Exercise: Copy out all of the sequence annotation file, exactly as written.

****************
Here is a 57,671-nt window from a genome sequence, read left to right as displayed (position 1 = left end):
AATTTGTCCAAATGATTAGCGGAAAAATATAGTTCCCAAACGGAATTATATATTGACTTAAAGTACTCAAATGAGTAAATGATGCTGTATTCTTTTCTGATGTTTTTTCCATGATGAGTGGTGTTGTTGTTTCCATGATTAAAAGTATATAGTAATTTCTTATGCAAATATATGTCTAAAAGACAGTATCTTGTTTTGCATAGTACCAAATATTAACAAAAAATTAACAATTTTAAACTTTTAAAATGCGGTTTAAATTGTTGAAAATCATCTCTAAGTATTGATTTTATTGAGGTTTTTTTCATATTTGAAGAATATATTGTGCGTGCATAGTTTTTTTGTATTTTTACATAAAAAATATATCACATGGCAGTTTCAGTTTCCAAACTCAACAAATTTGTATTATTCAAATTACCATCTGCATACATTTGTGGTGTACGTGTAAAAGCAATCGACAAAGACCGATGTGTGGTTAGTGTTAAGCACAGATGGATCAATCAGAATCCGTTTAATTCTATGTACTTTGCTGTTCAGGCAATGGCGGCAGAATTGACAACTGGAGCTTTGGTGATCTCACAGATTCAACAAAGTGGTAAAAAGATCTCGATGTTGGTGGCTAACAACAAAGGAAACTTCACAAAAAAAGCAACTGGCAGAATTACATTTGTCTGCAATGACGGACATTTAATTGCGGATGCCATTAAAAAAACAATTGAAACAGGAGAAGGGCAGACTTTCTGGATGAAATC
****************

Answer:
Here is a 57,671-nt window from a genome sequence, read left to right as displayed (position 1 = left end):
AATTTGTCCAAATGATTAGCGGAAAAATATAGTTCCCAAACGGAATTATATATTGACTTAAAGTACTCAAATGAGTAAATGATGCTGTATTCTTTTCTGATGTTTTTTCCATGATGAGTGGTGTTGTTGTTTCCATGATTAAAAGTATATAGTAATTTCTTATGCAAATATATGTCTAAAAGACAGTATCTTGTTTTGCATAGTACCAAATATTAACAAAAAATTAACAATTTTAAACTTTTAAAATGCGGTTTAAATTGTTGAAAATCATCTCTAAGTATTGATTTTATTGAGGTTTTTTTCATATTTGAAGAATATATTGTGCGTGCATAGTTTTTTTGTATTTTTACATAAAAAATATATCACATGGCAGTTTCAGTTTCCAAACTCAACAAATTTGTATTATTCAAATTACCATCTGCATACATTTGTGGTGTACGTGTAAAAGCAATCGACAAAGACCGATGTGTGGTTAGTGTTAAGCACAGATGGATCAATCAGAATCCGTTTAATTCTATGTACTTTGCTGTTCAGGCAATGGCGGCAGAATTGACAACTGGAGCTTTGGTGATCTCACAGATTCAACAAAGTGGTAAAAAGATCTCGATGTTGGTGGCTAACAACAAAGGAAACTTCACAAAAAAAGCAACTGGCAGAATTACATTTGTCTGCAATGACGGACATTTAATTGCGGATGCCATTAAAAAAACAATTGAAACAGGAGAAGGGCAGACTTTCTGGATGAAATC